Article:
AUGUSTA, Maine — Gov. Paul LePage announced Monday that a Maine transportation official with a reputation for getting the most mileage out of scarce dollars is his choice to head that department, and a career administrator who’s run public and private prisons in several other states will be his nominee to head Maine’s corrections system.
David Bernhardt, of Vassalboro, an engineer who has 26 years experience in the department that oversees and maintains Maine’s highway, bridge, ferry and other public transportation systems, will be his nominee for commissioner.
LePage said he wanted to hire a commissioner “who can take a nickel and stretch it into a dollar. The name that kept coming up is David Bernhardt.”
Bernhardt has consolidated transportation maintenance facilities and formed a partnership with New Hampshire to save on purchases such as road culverts, resulting in $10 million in annual savings for Maine, LePage said.
The emphasis on savings comes as the transportation budget falls hundreds of millions of dollars short of what’s needed to keep up with proposed capital improvements for highways and bridges. Asked whether an increase in Maine’s 29.5 cent-per-gallon gas tax plays into a solution to raising more revenue for the department, LePage said, “It doesn’t.”
That policy was seconded by Bernhardt, who said his “first job is to look for efficiencies and cost-effective solutions without having to raise the gas tax.”
LePage’s nominee for Corrections commissioner, Joseph Ponte, has held administrative positions in corrections systems in Idaho, Massachusetts, New Jersey, Rhode Island and Tennessee. Ponte’s resume shows he’s also worked for private firms that run prisons, including Corrections Corporation of America, his employer since 2006.
Ponte said he’s helped to turn around troubled prisons, including a maximum-security state prison in Walpole, Mass., which he said had been one of the most violent on the East Coast, and a county jail in Memphis, Tenn., that experienced staff problems. He is currently running a detention center in Nevada for CCA.
LePage said Ponte’s association with CCA should “absolutely” not be taken as a gesture favoring privatization of Maine’s prison system. However, LePage said he would be open to allowing a private-sector prison come to Maine, build a prison, pay taxes and house other state’s prisoners. “I may consider that,” he said.
“We brought him in because he has public, private, a lot of experience in corrections and he has a good management record. That’s what we’re looking for,” said LePage.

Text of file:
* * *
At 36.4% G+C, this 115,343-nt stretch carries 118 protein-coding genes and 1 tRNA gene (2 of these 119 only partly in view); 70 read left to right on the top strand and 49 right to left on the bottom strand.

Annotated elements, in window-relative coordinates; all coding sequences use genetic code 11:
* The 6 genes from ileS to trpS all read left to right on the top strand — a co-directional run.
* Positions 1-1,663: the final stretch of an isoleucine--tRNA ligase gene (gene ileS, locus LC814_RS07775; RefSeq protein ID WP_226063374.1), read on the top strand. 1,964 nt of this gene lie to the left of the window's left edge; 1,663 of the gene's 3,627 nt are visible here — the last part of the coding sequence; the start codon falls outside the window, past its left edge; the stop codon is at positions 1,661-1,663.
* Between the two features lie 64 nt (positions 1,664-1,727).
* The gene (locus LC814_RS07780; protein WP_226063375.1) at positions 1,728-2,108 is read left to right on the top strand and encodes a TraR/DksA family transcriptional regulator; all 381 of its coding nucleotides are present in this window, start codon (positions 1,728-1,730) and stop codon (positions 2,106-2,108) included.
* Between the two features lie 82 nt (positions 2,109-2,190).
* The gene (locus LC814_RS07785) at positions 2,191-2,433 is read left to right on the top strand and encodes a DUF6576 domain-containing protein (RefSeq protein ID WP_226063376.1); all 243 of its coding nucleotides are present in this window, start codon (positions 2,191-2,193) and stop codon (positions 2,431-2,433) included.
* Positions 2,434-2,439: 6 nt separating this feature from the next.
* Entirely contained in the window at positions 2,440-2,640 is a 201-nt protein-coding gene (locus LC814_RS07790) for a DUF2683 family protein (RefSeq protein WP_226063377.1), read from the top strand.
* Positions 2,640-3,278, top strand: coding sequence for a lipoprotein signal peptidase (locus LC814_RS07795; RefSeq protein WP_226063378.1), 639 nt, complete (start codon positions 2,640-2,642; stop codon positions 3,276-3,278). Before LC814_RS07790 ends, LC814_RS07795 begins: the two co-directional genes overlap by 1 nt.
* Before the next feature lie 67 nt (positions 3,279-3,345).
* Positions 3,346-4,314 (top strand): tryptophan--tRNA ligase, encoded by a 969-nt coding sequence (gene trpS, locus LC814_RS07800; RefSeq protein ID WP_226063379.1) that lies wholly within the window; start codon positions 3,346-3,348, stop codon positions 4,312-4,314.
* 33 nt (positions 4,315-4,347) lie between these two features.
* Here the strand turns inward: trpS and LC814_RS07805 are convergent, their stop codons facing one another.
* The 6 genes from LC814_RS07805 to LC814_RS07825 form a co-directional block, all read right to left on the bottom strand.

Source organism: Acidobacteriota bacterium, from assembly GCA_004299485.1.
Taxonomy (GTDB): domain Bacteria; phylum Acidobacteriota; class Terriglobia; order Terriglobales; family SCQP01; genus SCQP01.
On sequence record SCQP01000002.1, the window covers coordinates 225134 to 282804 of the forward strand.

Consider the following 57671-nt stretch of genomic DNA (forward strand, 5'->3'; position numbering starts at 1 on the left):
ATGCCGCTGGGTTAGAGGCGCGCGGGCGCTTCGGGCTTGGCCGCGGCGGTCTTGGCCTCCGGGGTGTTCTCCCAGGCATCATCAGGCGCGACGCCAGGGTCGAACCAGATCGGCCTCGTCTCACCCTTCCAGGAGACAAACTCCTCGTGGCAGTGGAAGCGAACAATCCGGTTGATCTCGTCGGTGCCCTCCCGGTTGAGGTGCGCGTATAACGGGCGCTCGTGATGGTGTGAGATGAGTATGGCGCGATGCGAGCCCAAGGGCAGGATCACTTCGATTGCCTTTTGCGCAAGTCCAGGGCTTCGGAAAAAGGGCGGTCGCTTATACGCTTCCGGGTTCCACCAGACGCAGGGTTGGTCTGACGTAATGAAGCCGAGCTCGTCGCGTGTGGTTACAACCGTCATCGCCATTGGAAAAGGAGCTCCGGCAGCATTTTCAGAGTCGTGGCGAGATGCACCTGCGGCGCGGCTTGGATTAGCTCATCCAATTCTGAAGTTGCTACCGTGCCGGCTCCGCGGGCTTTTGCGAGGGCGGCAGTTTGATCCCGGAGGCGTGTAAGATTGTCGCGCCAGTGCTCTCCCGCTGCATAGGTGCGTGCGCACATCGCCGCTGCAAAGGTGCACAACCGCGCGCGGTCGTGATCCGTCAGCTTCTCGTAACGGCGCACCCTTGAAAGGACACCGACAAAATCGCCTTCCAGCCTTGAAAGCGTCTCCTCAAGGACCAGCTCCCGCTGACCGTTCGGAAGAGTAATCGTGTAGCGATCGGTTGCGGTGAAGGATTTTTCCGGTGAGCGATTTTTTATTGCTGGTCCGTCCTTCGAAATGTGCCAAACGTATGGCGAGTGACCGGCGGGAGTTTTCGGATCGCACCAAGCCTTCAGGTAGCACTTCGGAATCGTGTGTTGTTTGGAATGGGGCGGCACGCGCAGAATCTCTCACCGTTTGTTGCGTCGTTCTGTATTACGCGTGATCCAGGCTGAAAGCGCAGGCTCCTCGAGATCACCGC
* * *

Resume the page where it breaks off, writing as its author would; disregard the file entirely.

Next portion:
While some county jails Ponte has run had larger capacities than Maine’s whole state corrections system, Ponte acknowledged financial constraints facing the department he would lead. Maine prison system has been tested by chronic overcrowding and budget shortfalls. Under former Gov. John Baldacci, a joint Board of Corrections was created to cut costs by consolidating purchases, coordinating transportation and finding other efficiencies in state and county prisons.
“This will not be easy,” said Ponte, who started out in 1969 as a correctional officer in Massachusetts. But he said his diverse experience in public and private corrections gives him a unique perspective from which he can run Maine’s system.
Maine’s Corrections Department oversees six facilities housing more than 1,800 inmates. The maximum-security Maine State Prison in Warren is the largest, with more than 800 inmates.
Democrats applauded Bernhardt’s nomination but expressed concern over Ponte’s.
Senate Minority Leader Barry Hobbins of Saco said Bernhardt’s selection was “reasonable and responsible.”
But House Minority Emily Cain of Orono said Democrats are “troubled” by Ponte’s nomination and that his experience in private corrections “raises questions.”
“While we were pleased to learn that the governor disavowed any plans to privatize the state’s correction system, we are concerned about his suggestion that the state attract private prisons as part of an economic development strategy, especially because it may pose a conflict for Ponte, who worked at one of the most prominent private prison companies in the country,” Cain said in a statement.
The Corrections Department is currently headed by Martin Magnusson, who was appointed commissioner by independent Gov. Angus King in 1998 and served under Baldacci. The current transportation commissioner is David Cole, who was appointed by Baldacci.
Bernhardt and Ponte face legislative confirmation votes.